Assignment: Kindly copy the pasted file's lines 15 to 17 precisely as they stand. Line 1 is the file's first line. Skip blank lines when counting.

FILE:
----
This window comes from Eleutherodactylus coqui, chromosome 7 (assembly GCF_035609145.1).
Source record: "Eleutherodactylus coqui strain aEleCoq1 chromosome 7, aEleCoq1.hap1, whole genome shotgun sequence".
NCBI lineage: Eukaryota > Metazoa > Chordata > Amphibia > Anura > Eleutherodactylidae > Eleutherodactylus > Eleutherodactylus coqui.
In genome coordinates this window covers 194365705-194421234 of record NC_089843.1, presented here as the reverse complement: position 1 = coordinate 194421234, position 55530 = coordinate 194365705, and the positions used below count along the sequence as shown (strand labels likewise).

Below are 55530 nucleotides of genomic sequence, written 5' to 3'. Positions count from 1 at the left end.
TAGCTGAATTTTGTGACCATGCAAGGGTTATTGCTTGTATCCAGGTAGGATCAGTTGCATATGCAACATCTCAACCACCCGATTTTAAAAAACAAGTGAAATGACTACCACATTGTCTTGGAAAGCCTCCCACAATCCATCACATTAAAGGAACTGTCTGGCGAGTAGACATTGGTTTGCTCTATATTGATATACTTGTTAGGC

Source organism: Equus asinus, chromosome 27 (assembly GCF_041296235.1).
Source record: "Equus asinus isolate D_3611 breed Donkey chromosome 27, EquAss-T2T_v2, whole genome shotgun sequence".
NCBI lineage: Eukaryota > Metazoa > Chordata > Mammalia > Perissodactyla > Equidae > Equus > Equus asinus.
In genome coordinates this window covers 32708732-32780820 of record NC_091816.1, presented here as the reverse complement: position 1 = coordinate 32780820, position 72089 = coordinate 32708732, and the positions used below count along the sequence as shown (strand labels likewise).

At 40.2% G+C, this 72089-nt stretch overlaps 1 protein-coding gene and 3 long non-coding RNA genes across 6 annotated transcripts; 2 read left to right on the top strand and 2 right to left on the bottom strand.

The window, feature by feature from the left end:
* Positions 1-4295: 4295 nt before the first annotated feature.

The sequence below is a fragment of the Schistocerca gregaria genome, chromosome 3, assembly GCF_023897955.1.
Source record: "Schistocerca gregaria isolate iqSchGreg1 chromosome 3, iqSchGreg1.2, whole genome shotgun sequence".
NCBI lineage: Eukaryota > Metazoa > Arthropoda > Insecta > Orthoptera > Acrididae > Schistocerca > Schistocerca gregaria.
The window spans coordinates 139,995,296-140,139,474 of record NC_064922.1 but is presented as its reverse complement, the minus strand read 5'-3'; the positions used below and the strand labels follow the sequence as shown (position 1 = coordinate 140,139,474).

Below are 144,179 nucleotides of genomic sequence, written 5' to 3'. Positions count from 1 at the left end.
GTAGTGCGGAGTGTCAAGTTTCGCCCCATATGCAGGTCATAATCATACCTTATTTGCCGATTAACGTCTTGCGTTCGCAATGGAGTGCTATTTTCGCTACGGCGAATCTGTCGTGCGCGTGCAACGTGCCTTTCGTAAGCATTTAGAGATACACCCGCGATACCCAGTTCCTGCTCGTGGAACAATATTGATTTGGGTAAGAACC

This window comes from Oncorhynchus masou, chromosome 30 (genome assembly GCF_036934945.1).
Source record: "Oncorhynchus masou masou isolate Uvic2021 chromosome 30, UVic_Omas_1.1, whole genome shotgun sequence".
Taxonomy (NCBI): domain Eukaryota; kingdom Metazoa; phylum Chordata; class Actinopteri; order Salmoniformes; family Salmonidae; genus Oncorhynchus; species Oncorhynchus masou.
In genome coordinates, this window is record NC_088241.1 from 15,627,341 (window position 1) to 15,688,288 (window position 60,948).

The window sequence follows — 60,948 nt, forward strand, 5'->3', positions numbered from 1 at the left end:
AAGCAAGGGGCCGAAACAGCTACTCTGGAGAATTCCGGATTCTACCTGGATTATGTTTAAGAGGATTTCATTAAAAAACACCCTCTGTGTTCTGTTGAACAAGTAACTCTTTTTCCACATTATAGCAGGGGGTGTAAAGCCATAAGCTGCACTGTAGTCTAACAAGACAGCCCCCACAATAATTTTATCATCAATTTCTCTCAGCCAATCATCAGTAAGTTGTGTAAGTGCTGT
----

Source record: "Schistocerca gregaria isolate iqSchGreg1 chromosome 3, iqSchGreg1.2, whole genome shotgun sequence".
NCBI lineage: Eukaryota > Metazoa > Arthropoda > Insecta > Orthoptera > Acrididae > Schistocerca > Schistocerca gregaria.
The window spans coordinates 139,995,296-140,139,474 of record NC_064922.1 but is presented as its reverse complement, the minus strand read 5'-3'; the positions used below and the strand labels follow the sequence as shown (position 1 = coordinate 140,139,474).